With a name and shape more befitting of a salad-topping fruit than an ocean-faring animal, sea cucumbers are arguably one of the most striking species to roam the sea floor -- but their importance to the health of marine ecosystems is proving far more noteworthy than that unfortunate misnomer. According to researchers from the University of Sydney's One Tree Island station, tropical sea cucumber excrement could hold the key to saving the world's great coral reefs from the devastating effects of ocean acidification.
Sea cucumbers typically eat by scavenging the ocean floor for plankton or bits of other organic debris, and in so doing, they wind up swallowing and digesting a fair amount of sand. But, as it turns out, this process facilities a natural process that may be essential for preserving the health of coral by counteracting the pH level drops associated with ocean acidification.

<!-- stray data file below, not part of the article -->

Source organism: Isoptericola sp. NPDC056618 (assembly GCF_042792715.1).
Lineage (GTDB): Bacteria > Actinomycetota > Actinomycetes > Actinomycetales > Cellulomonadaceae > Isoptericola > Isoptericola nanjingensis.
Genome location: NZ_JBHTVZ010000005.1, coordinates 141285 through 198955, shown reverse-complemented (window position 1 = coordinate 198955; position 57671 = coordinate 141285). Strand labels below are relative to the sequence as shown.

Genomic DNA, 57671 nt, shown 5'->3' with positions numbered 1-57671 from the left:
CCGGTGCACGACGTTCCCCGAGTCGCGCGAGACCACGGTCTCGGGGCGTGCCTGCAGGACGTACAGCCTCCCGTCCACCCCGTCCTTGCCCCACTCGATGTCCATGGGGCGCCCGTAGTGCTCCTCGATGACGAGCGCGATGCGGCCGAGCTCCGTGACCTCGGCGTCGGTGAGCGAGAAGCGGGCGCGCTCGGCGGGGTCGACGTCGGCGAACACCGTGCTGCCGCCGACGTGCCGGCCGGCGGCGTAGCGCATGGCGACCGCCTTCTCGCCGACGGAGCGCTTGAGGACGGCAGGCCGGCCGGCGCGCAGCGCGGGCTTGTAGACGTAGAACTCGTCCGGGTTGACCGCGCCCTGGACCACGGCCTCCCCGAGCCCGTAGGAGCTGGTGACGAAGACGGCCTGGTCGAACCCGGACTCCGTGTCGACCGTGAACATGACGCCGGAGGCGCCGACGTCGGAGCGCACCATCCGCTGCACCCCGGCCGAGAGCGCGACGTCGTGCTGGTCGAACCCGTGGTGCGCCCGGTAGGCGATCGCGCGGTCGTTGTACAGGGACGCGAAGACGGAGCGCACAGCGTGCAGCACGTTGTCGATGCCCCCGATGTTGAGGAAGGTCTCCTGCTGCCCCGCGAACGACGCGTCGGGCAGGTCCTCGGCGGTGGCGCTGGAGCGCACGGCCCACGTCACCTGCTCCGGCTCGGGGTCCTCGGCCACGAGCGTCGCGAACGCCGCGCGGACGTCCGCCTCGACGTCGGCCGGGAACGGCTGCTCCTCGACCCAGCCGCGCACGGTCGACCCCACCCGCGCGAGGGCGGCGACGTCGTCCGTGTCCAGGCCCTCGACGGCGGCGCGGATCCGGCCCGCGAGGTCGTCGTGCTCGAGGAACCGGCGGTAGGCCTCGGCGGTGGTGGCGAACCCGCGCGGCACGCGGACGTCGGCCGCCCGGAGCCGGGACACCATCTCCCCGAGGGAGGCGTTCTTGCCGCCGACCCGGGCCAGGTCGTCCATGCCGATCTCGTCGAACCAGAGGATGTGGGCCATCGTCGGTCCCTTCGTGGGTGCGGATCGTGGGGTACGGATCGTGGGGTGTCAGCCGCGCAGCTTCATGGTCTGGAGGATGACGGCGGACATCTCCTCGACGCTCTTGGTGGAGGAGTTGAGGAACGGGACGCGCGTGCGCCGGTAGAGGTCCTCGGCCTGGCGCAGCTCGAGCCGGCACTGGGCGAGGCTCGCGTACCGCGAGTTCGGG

"When they ingest sand, the natural digestive processes in the sea cucumber's gut increases the pH levels of the water on the reef where they defecate," professor Maria Byrne tells Sky News.
Additionally, another beneficial process takes place inside the gut of the humble sea cucumber -- the creation of calcium carbonate (CaCO3), a building block of coral reefs.
"To survive, coral reefs must accumulate CaCO3 at a rate greater than or equal to the CaCO3 that is eroded from the reef," said Prof Byrne. "The research at One Tree Island showed that in a healthy reef, dissolution of calcium carbonate sediment by sea cucumbers and other bioeroders appears to be an important component of the natural calcium carbonate turnover."
In light of ongoing threats to the world's coral reef ecosystems, particularly along Australia's Great Barrier Reef, from ocean acidification as a result of increased carbon emissions, the importance of sea cucumbers to maintaining a healthy balance will doubtlessly be explored further.